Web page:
During a webinar held by the ASA, further examples were provided of ex-sportspeople featuring in gambling advertisements.
Ronnie O’Sullivan is a middle-aged snooker player who is unlikely by virtue of the sport he participates in, is not likely to be of strong appeal to children. Ronnie O’Sullivan is however a very popular personality online and TV and operators must therefore carefully consider how he resonates with children when assessing if he as an individual has strong appeal to children.
In another example, ex-footballer Michael Owen was raised as an individual who previously would have been considered as having a strong appeal to children but has since retired and does not have a strong social media presence amongst children. The bulk of his work is now in TV punditry, and he is also involved in horse racing. Michael Owen did however recently appear on popular TV show ‘The Masked Singer’ which does have strong appeal to children. Based on this association alone, Michael Owen would be deemed to have a likely strong appeal to children.
The second element to the ASA’s assessment on whether an advertisement has strong appeal to minors is how the person or character appears and behaves. A character who does not appeal strongly to under 18’s through his appearance may nonetheless have strong appeal to children through their behaviour and characteristics.
Similarly, a person or character who does not appeal to children through his behaviour may appeal strongly to under 18’s through their appearance.
Cartoons, puppets, or other animated characters created by marketers should not be used to portray characters that an audience is likely to identify as under 18. This would include the use of exaggerated features, colourful characteristics, or resemble soft toys.
In a move to increase the restrictions in place from the existing ‘particular’ appeal rules, characters such as Santa Claus, the Easter Bunny or the Tooth Fairy are prohibited from appearing in advertisements from 1 October 2022. Under the strong appeal rules, the ASA considers such characters to appeal to under 18’s no matter how they are stylised.
The ‘particular’ appeal criteria has previously permitted the use of Little Red Riding Hood and Hansel and Gretel in advertisements where they had been characterised in a manner that was unlikely to be of appeal to children. Such characters will be prohibited under the new strong appeal rules.
Characters played by actors should similarly not be presented in a way which is likely to be of strong appeal to under 18’s. This is in addition to the requirement that they should not be, or appear to be, under 25.
In assessing the strength of the appeal, the ASA shall consider the characters physical appearance, including clothing jewellery, body art and hairstyles.
Advertisements must avoid featuring a person or character where their behaviour is likely to have strong appeal to under 18’s.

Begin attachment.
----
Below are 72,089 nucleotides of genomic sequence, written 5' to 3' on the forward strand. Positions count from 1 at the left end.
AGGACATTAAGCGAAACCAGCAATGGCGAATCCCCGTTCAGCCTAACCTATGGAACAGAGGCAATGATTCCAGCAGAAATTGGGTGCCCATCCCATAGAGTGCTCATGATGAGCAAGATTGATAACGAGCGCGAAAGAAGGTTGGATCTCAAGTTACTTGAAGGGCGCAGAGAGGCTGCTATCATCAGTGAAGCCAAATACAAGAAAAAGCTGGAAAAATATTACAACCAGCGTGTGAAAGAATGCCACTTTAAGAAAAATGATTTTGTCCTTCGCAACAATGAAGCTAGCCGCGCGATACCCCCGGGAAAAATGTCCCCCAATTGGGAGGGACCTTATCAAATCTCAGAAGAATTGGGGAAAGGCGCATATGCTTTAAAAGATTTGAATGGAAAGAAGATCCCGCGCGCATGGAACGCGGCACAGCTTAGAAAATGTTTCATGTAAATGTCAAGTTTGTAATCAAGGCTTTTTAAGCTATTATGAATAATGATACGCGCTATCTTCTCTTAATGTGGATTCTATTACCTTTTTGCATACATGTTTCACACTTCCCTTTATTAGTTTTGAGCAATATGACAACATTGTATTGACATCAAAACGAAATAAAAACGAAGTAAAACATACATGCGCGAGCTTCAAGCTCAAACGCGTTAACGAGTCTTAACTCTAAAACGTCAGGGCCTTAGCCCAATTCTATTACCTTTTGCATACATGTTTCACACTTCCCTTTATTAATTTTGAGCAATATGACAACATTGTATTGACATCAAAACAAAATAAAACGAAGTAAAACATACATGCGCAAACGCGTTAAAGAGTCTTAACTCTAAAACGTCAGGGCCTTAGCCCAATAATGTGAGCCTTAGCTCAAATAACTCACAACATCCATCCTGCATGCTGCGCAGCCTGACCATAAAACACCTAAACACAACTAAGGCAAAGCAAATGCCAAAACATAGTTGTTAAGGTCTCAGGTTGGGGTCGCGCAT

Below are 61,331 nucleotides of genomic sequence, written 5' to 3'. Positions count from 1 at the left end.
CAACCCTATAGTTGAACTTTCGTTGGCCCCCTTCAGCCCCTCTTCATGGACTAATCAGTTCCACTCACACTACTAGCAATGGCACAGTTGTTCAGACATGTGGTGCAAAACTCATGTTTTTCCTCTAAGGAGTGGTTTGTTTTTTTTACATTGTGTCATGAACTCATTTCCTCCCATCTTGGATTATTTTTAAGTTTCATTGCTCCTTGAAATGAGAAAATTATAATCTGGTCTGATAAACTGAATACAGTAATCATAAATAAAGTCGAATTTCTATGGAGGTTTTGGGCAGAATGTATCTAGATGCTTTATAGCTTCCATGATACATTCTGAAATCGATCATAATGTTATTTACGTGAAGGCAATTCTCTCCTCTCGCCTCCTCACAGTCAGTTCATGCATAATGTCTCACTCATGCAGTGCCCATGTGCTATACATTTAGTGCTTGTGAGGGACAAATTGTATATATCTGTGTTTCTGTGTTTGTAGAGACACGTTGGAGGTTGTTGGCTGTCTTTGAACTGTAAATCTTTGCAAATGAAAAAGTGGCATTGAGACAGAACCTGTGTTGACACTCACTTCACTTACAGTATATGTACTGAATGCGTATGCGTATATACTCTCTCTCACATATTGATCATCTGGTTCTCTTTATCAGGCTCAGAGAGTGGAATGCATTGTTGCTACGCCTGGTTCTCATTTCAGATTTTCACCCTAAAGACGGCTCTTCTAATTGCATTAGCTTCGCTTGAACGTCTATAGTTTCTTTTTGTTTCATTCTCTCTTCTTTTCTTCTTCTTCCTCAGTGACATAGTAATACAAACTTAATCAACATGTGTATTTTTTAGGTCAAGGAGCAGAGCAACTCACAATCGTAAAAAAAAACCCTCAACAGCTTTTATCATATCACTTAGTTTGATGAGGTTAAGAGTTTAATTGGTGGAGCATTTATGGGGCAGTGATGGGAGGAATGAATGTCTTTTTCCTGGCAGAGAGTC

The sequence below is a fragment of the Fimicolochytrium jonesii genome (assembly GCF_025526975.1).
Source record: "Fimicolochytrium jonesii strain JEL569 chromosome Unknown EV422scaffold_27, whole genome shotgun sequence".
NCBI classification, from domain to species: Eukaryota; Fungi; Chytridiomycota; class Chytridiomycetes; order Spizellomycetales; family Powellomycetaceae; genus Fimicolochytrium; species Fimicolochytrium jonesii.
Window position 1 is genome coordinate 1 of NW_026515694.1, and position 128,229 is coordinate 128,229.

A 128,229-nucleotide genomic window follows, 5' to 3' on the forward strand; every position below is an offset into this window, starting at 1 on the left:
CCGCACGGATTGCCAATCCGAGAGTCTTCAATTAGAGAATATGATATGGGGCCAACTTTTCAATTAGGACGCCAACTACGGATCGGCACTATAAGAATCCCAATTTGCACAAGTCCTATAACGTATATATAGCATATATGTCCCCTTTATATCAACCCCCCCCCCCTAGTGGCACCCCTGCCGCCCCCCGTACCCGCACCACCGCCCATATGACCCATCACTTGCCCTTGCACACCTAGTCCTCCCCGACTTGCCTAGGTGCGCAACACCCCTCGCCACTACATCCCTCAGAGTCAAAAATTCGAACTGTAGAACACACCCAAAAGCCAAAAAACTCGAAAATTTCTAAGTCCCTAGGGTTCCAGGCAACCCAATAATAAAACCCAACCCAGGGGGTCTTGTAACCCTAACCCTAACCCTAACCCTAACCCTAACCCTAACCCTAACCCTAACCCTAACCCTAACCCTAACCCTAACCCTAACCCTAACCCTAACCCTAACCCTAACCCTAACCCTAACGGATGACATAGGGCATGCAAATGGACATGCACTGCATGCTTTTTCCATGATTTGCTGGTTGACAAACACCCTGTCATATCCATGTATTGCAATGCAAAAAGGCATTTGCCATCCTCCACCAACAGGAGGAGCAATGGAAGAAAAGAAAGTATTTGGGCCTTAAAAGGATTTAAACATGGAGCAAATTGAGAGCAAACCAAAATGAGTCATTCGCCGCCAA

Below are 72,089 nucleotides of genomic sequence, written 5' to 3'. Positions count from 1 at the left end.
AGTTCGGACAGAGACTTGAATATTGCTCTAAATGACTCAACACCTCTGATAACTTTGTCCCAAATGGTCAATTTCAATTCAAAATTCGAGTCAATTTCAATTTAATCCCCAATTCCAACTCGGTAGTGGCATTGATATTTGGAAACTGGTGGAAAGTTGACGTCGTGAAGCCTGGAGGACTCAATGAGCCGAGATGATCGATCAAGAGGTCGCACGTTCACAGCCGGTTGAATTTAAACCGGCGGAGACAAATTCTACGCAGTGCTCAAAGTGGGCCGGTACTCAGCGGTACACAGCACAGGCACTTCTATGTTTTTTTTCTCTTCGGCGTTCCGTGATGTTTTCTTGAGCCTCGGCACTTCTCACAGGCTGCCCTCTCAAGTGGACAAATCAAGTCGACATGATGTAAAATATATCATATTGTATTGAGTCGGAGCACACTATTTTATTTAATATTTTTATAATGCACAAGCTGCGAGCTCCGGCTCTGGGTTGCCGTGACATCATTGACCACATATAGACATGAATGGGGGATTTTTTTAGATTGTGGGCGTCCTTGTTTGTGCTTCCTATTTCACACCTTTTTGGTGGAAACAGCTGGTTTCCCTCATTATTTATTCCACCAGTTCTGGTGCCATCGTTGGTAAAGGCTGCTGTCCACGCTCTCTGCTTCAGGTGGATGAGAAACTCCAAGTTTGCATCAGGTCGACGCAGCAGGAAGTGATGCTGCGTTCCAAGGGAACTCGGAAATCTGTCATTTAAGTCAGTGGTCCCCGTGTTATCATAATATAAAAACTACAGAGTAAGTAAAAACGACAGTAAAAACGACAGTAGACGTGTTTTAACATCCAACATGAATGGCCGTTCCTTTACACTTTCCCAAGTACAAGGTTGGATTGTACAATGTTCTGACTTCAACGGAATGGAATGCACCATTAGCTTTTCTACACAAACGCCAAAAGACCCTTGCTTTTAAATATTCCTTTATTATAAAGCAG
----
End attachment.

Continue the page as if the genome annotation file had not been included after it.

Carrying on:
The ASA will assess behaviour of persons and characters featuring in advertisements in line with the following:
As well as the use of people and actors who could be considered to have strong appeal to under 18’s, there are several other considerations to ensure that an advertisement does not have strong appeal.
As under the particular appeal rules, adverts which are targeted in a way that can remove under 18’s from being exposed to advertising content which would otherwise be prohibited are exempted from the strong appeal rules.
This exemption applies to media environments that for all intents and purposes remove under 18’s from the audience of their advertising. These include:
The ASA will however expect operators to demonstrate that their systems used to restrict access to advertisements that would have strong appeal to children are robust. Accepted age verification methods for Gambling Commission licensed operators would be considered as satisfactory.
Where it is not possible to be sufficiently certain that advertisements shall not reach those under the age of 18, and those advertisements would be considered as having a strong appeal to under 18’s, then the advertisement must not be published.
Operators are advised to err on the side of caution with all marketing material associated with the advertisement of gambling related activity.
What do I need to do to prepare?
With the 1st October deadline fast approaching, operators should now be reviewing, assessing and implementing the appropriate measures, frameworks and training within the organisation. These include the following:
Our experts can provide guidance on how you and your staff can prepare for and look ahead to this and further regulatory updates with our training and compliance frameworks. If you would like to find out more, get in touch with our team below: